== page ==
The rules governing eligibility for Arizona’s program awarding marijuana dispensary licenses to individuals from communities hit hardest by the war on drugs are almost finalized.
But critics argue the rules do not go far enough to help those the program is intended for — lower income residents from underserved communities who have, or have a family member, with minor marijuana convictions.
Passed as part of Proposition 207, which made adult-use recreational marijuana legal in the state, the “social equity ownership” program sets aside 26 licenses for “people from communities disproportionately impacted by the enforcement of previous marijuana laws.”
“It was also supposed to remove what lots of people viewed to be a perverse situation where a person selling cannabis with a license could become a billionaire and a person selling cannabis without one could go to prison for decades,” said Julie Gunnigle, board member for the Arizona chapter of NORML, which advocates for reforming marijuana laws.
However, it does not mention specific communities.
While the program could be a game changer to Black, Hispanic, veterans and other individuals in underserved communities, it could also fetch license winners a cool payday — since the licenses can be sold — and ultimately leave out the people it was supposed to help in the first place.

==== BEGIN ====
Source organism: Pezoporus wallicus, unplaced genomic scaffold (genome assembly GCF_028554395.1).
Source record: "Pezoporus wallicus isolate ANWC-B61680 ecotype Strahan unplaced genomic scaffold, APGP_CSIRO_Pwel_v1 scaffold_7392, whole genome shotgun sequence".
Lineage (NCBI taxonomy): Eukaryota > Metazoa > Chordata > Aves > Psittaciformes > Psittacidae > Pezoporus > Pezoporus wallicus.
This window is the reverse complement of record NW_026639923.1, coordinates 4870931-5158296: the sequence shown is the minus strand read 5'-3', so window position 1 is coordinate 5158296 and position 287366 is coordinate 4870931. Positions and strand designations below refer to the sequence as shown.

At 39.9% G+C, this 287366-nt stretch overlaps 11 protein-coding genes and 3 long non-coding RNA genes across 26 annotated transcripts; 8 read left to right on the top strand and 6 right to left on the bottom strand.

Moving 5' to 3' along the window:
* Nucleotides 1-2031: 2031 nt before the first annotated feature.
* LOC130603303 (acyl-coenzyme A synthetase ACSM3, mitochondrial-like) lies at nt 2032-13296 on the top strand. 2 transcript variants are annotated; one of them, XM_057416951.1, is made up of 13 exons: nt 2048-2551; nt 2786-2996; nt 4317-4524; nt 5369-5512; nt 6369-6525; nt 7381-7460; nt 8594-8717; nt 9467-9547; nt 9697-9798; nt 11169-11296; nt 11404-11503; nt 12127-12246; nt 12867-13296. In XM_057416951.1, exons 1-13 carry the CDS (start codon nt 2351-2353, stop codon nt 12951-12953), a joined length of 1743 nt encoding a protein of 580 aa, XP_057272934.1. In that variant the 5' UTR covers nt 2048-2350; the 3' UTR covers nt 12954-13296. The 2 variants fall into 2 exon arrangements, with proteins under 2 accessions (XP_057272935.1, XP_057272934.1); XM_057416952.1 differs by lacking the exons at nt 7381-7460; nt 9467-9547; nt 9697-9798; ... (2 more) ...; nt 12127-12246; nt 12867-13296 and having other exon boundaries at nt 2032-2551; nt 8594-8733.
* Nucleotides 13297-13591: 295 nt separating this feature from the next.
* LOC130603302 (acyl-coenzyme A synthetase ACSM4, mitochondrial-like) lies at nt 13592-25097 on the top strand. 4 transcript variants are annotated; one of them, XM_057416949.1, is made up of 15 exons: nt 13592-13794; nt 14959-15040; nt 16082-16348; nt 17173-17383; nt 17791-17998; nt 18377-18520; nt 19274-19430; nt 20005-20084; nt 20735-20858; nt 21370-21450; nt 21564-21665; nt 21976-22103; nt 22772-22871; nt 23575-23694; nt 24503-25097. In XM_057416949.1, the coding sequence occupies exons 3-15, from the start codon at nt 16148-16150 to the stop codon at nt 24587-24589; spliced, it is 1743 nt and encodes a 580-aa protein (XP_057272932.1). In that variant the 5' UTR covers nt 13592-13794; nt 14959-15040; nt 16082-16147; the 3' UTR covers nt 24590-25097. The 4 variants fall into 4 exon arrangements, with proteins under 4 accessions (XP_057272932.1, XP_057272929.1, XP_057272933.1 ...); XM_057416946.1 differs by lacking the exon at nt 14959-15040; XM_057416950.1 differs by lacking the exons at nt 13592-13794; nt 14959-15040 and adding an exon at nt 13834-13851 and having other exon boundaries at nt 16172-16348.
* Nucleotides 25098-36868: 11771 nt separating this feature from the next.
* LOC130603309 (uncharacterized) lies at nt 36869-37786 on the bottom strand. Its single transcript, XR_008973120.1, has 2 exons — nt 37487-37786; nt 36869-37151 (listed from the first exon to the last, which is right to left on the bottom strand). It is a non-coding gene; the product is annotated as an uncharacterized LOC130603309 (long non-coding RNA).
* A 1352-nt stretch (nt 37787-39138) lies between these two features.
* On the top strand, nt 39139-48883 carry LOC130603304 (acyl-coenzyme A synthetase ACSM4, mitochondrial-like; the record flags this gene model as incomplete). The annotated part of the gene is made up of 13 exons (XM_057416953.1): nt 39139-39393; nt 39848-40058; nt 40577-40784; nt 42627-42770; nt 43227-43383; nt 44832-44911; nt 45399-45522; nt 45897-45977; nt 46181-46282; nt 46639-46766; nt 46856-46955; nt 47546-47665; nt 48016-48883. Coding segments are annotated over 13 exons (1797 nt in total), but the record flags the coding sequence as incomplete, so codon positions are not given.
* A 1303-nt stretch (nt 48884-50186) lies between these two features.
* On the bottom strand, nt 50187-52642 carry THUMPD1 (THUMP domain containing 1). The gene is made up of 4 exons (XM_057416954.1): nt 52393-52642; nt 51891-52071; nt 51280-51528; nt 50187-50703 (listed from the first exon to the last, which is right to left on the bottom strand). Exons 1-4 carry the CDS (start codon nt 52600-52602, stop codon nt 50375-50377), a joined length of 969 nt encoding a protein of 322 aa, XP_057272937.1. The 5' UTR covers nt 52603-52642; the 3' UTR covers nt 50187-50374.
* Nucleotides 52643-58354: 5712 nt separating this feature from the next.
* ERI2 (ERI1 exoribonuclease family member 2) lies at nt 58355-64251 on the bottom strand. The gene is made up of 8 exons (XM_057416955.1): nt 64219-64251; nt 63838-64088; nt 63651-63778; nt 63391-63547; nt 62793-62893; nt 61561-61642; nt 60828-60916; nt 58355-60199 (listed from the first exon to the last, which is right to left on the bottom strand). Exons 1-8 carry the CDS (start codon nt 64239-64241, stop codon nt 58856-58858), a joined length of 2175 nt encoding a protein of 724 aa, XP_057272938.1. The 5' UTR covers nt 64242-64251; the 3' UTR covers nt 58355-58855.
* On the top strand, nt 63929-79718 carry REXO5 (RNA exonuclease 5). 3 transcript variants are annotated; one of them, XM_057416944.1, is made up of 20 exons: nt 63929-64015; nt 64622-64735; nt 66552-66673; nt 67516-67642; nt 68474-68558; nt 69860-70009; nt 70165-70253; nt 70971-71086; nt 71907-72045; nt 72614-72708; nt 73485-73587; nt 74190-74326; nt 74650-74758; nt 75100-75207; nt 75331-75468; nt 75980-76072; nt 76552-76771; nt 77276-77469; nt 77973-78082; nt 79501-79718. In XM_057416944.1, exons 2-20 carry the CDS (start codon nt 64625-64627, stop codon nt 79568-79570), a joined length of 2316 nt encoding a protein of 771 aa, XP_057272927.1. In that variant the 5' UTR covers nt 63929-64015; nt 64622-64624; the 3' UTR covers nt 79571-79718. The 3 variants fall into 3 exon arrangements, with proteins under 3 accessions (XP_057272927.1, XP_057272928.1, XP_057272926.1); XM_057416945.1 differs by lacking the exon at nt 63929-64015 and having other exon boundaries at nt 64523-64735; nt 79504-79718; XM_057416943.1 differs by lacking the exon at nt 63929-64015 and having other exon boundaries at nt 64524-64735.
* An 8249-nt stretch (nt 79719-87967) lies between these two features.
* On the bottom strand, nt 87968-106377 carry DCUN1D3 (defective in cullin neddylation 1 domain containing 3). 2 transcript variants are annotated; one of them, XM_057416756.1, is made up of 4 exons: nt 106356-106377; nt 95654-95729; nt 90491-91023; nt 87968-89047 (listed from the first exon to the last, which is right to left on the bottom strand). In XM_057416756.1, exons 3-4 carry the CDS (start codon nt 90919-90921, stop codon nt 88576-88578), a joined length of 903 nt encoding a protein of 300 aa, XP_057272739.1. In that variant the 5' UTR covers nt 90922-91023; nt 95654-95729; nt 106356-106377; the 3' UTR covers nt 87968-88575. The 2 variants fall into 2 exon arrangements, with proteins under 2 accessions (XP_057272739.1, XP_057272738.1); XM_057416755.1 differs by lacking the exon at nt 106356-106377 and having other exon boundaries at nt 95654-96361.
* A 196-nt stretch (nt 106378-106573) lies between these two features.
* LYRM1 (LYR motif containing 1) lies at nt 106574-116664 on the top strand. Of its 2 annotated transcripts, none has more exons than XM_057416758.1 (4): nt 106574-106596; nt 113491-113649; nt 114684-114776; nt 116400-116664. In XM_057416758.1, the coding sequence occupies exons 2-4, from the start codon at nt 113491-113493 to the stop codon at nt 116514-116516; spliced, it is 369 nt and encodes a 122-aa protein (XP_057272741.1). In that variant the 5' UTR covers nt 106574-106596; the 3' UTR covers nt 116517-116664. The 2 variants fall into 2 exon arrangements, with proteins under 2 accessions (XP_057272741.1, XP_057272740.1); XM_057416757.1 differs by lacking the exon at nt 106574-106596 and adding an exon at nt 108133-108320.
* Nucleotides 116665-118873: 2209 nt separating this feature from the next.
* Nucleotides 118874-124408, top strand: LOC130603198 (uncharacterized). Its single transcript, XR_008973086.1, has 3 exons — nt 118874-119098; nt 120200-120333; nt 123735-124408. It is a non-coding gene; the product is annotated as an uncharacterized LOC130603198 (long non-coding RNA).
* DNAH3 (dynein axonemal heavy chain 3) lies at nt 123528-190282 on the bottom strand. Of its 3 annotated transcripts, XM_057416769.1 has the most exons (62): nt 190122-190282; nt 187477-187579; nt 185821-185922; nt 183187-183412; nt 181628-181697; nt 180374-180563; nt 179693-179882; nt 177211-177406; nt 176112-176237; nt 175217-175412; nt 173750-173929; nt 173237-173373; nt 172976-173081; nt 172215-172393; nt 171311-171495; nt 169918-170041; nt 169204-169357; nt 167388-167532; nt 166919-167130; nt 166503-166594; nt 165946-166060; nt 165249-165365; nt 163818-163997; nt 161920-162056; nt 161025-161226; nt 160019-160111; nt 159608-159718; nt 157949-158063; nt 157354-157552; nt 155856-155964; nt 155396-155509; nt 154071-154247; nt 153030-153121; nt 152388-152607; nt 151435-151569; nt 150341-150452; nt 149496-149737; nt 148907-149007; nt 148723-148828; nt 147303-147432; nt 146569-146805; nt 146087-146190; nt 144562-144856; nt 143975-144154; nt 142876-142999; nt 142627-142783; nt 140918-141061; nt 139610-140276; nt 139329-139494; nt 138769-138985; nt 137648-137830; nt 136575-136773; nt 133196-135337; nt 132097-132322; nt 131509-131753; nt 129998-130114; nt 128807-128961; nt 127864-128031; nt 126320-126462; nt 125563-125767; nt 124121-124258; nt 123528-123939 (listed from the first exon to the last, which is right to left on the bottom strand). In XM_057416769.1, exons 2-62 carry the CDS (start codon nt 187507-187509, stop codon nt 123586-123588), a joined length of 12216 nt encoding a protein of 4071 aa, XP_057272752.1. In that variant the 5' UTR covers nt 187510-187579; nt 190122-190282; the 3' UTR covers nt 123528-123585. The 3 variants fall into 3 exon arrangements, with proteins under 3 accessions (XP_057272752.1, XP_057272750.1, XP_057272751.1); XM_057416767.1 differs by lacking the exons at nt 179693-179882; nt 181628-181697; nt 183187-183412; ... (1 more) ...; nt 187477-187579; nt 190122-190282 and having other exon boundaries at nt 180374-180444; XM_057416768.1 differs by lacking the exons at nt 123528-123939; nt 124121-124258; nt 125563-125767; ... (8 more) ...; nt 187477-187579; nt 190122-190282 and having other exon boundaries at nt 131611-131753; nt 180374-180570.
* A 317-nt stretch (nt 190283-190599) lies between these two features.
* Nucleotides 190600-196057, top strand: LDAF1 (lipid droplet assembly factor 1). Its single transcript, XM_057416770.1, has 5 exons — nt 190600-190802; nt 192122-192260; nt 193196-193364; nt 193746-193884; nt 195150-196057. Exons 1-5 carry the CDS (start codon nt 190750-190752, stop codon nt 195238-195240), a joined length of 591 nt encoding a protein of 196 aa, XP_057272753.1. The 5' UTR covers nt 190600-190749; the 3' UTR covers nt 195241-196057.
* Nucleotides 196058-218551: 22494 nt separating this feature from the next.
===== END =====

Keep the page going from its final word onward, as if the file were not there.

The biggest problem
The inclusion of social equity licenses was part of a package of rules included in the recreational marijuana proposition ostensibly to level the playing field by allowing those who may have been impacted by the enforcement of drug laws to obtain a license, Gunnigle said.
However, according to Gunnigle, there is a fatal flaw at the heart of the program: the lack of constraints on the transferability of the licenses as soon as they are awarded under the social equity program.
That, and money.
She estimates a newly won license could fetch anywhere between $10 million and $20 million for the holder on the open market. That leaves the possibility where an individual is awarded a social equity license and turns around and sells it to someone who otherwise would not qualify.
“When you create a program like this, where licenses are freely transferable on Day 1 and are transferable to other people other than social equity applicants and doesn’t have any strings attached … you’ve created a system that’s just right for exploitation,” said Gunnigle.
Zsa Zsa Simone Brown, a Black woman, veteran and owner of a cannabis lifestyle and wellness brand, agreed with Gunnigle’s assessment.
“If that’s what it says, and we’re gonna allow a management services organization or someone who already has a dispensary to buy that, then it’s no longer a social equity license,” said Brown, who is a potential applicant seeking one of the licenses.
Brown would like language added that says a social equity license winner may sell his or her license but only to another qualified applicant, and not an already established business or corporation.
Brown’s biggest fear is instead of a dispensary ending up in the hands of someone living in and from a community affected by the war on drugs or considered impoverished, it could end up in the new hip and trendy section of a city.
“You’re not going to get anything different if you keep rocking with the same set,” she said.